Such a benign and banal part of the urban landscape that city-dwellers may not even notice them, street lights are useful for brightening up a road and not much else – or so you might think. People these days are used to the idea of CCTV cameras, even hidden ones, but street lights tend to blend in to the background. Perhaps that is why they are finding new functions in the modern world, with its zealotry for surveillance. These seemingly innocuous devices can host anything from microphones and cameras to facial recognition and de facto compulsory 5G wifi transmission.
LED lampposts are being installed in cities and public places across the world, only partly because of their economical, energy-saving properties. With the new installations comes a wide range of sensors designed to capture data on public activity. As Chuck Campagna, CEO of lighting company Amerlux, told The New York Times, “We are opening up an entirely new area in lighting applications and services, including video-based security and public safety, parking management, predictive maintenance and more.”
“We see outdoor lighting as the perfect infrastructure to build a brand new network,” added Hugh Martin, chief executive of the company Sensity, which installed smart lighting at Newark airport. “We felt what you’d want to use this network for is to gather information about people and the planet.”
In April 2018, Singapore announced that it would run a “Lamppost-as-a-Platform” pilot program, in which a variety of sensors, including cameras linked to facial-recognition technology, would be attached to street lighting. GovTech, the department in charge of the project, told Reuters that the technology would be used to perform “crowd analytics” and help in terrorism investigations. According to the city-state’s former top civil servant Peter Ong, the goal is to link every lamppost to a network of sensors. In October, it was announced that Singapore Technologies Engineering (STENGG) had won the bid to provide the technology, and a similar smart lamppost program would commence in Hong Kong, where 50 of the lights are set to be installed by June. The Hong Kong lamppost design certainly contains surveillance cameras, but it is unclear whether they also will be linked to facial-recognition programs.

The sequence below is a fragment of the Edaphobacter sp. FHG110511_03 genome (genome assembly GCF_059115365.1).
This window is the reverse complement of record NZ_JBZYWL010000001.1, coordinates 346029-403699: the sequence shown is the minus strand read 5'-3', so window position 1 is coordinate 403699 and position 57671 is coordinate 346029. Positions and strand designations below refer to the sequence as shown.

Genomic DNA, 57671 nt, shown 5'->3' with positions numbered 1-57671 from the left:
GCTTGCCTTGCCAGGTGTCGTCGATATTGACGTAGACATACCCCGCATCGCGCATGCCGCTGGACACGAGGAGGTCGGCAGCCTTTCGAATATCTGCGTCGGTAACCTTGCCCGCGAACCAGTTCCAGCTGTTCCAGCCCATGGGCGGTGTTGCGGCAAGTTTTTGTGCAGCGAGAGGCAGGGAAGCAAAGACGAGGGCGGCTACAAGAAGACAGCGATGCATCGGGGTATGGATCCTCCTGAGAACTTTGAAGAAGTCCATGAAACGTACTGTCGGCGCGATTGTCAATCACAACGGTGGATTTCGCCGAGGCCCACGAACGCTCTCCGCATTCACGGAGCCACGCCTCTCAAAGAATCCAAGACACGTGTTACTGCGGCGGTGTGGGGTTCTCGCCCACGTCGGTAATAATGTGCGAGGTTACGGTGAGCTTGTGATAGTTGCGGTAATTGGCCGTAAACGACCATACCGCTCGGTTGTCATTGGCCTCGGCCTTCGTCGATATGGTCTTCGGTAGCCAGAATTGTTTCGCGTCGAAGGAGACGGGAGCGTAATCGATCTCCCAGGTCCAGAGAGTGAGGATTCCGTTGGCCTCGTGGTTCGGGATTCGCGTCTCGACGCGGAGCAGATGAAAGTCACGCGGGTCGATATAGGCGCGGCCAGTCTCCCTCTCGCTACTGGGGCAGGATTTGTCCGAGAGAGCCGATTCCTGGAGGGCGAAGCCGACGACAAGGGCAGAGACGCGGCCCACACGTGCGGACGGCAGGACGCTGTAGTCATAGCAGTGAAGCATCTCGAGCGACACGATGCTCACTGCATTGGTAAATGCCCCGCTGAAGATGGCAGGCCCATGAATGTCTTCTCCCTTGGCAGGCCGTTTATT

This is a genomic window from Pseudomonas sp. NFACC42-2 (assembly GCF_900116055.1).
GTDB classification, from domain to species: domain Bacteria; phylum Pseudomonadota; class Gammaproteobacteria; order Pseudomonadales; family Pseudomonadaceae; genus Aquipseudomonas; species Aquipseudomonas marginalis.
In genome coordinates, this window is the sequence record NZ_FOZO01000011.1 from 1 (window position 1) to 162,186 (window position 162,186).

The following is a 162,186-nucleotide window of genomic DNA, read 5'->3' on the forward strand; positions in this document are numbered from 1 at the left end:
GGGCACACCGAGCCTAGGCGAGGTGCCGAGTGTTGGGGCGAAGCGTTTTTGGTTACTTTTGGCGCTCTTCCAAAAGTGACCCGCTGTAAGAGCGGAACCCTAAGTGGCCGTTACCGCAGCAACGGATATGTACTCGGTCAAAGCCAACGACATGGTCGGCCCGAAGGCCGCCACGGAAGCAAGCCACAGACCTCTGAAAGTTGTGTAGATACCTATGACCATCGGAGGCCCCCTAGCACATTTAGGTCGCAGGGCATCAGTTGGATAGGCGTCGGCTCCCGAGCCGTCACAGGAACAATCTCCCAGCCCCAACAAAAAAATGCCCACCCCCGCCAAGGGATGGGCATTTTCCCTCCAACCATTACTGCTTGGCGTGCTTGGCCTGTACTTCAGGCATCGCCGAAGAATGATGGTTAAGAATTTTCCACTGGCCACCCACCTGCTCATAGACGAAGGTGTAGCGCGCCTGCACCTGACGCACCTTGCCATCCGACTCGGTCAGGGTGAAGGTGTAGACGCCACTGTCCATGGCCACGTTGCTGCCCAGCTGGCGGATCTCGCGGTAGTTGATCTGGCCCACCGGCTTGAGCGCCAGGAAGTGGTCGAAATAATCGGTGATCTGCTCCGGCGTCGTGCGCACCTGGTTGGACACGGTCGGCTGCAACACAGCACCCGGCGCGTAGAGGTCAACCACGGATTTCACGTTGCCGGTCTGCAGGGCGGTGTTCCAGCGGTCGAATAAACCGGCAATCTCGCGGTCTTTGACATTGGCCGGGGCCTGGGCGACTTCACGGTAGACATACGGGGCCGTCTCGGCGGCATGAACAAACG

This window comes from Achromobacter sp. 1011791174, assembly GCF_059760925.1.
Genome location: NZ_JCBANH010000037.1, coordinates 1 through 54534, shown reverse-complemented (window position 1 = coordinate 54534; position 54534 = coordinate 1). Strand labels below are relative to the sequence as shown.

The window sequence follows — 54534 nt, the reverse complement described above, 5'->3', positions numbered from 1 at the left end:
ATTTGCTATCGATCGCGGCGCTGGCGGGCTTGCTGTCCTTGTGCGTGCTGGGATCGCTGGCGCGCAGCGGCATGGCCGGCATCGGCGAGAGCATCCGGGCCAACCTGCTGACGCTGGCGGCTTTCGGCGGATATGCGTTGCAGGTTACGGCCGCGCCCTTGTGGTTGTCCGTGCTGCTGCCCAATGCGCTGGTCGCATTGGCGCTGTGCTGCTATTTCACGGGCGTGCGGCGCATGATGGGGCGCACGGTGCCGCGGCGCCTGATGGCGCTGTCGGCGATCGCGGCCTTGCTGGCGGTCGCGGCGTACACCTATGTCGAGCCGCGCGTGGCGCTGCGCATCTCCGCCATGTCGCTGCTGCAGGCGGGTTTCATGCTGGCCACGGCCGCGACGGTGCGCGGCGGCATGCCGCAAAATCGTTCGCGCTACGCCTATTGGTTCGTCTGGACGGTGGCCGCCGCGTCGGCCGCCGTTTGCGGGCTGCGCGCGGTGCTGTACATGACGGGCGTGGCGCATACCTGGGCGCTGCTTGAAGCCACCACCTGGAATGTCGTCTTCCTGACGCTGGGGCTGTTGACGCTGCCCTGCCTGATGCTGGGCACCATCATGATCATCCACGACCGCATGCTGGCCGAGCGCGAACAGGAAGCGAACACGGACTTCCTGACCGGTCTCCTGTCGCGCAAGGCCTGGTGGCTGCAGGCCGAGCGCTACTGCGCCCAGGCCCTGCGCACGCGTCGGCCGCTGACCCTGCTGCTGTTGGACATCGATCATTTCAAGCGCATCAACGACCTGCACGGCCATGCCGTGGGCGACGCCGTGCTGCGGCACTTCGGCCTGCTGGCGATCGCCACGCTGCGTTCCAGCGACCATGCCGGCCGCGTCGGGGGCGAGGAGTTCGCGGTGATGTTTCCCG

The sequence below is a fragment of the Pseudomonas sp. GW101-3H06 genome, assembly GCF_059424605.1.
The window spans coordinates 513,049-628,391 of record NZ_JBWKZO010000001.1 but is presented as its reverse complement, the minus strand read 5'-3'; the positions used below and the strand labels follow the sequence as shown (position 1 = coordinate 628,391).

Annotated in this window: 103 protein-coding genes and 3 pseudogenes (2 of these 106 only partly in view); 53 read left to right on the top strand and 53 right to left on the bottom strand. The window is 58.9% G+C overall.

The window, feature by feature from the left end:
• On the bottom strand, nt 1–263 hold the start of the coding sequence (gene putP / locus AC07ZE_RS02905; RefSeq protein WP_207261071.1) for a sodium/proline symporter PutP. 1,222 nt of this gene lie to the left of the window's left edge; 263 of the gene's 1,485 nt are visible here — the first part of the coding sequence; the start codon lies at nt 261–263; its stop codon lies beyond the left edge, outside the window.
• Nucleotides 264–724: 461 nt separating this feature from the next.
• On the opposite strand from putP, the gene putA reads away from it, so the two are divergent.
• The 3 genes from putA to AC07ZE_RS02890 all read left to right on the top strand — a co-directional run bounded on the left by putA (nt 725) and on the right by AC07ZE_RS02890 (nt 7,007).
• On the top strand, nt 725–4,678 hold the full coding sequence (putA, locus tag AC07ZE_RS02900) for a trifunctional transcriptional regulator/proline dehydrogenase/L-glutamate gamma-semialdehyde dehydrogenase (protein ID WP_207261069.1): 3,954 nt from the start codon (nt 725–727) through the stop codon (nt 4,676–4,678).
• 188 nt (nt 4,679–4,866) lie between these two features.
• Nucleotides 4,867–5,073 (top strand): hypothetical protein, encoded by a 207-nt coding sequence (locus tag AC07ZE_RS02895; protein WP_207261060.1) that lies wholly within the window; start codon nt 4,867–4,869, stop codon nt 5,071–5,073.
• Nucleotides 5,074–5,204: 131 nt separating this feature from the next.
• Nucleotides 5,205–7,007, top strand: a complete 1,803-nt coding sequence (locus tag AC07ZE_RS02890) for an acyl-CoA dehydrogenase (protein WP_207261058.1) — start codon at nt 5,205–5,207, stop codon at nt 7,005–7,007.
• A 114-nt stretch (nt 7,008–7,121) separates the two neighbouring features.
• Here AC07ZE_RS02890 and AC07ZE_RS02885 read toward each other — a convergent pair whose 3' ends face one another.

STENGG’s smart lampposts are designed merely to be a thread in a wider Internet of Things web, in which virtually every object is connected to a shared network. As part of such a system, lampposts are so much more than just street illuminators; they are multi-purpose devices used to monitor the cityscape. The designincorporates environmental sensors, a wifi hotspot, an infotainment display, radar for vehicle monitoring, and, of course, equipment for “public safety and traffic surveillance.” Naturally, this aspect of the network is downplayed; a promotional video for the company’s WISX Internet of Things system doesn’t mention population surveillance at all, and neither does a Hong Kong government brochure.
Singapore is a successful country but one well known for highly controlled social discipline. Would Western countries allow such potentially invasive technology to be planted on every street?
In STENGG’s 2018 sustainability performance review, CEO Vincent Chong says the company has been hired to enable smart street lighting in cities in Canada, the United States, Britain, New Zealand, and Israel, as well for as other infrastructure projects across the globe.